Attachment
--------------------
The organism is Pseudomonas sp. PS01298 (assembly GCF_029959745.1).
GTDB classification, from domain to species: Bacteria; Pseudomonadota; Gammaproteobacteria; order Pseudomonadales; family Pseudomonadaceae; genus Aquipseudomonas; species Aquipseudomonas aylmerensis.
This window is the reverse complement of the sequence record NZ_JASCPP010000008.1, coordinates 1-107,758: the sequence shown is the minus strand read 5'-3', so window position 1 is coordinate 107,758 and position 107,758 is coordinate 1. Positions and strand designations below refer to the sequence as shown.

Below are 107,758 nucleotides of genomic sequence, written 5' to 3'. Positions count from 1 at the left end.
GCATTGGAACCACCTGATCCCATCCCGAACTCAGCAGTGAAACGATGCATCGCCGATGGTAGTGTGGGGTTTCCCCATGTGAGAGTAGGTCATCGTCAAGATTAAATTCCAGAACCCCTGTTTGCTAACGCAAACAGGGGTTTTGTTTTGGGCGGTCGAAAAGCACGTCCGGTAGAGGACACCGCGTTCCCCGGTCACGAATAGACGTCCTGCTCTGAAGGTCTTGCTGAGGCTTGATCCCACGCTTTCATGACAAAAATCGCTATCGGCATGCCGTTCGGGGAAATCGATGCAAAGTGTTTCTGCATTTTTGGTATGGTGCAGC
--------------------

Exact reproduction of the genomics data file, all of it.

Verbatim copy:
The organism is Pseudomonas sp. PS01298 (assembly GCF_029959745.1).
GTDB classification, from domain to species: Bacteria; Pseudomonadota; Gammaproteobacteria; order Pseudomonadales; family Pseudomonadaceae; genus Aquipseudomonas; species Aquipseudomonas aylmerensis.
This window is the reverse complement of the sequence record NZ_JASCPP010000008.1, coordinates 1-107,758: the sequence shown is the minus strand read 5'-3', so window position 1 is coordinate 107,758 and position 107,758 is coordinate 1. Positions and strand designations below refer to the sequence as shown.

Below are 107,758 nucleotides of genomic sequence, written 5' to 3'. Positions count from 1 at the left end.
GCATTGGAACCACCTGATCCCATCCCGAACTCAGCAGTGAAACGATGCATCGCCGATGGTAGTGTGGGGTTTCCCCATGTGAGAGTAGGTCATCGTCAAGATTAAATTCCAGAACCCCTGTTTGCTAACGCAAACAGGGGTTTTGTTTTGGGCGGTCGAAAAGCACGTCCGGTAGAGGACACCGCGTTCCCCGGTCACGAATAGACGTCCTGCTCTGAAGGTCTTGCTGAGGCTTGATCCCACGCTTTCATGACAAAAATCGCTATCGGCATGCCGTTCGGGGAAATCGATGCAAAGTGTTTCTGCATTTTTGGTATGGTGCAGC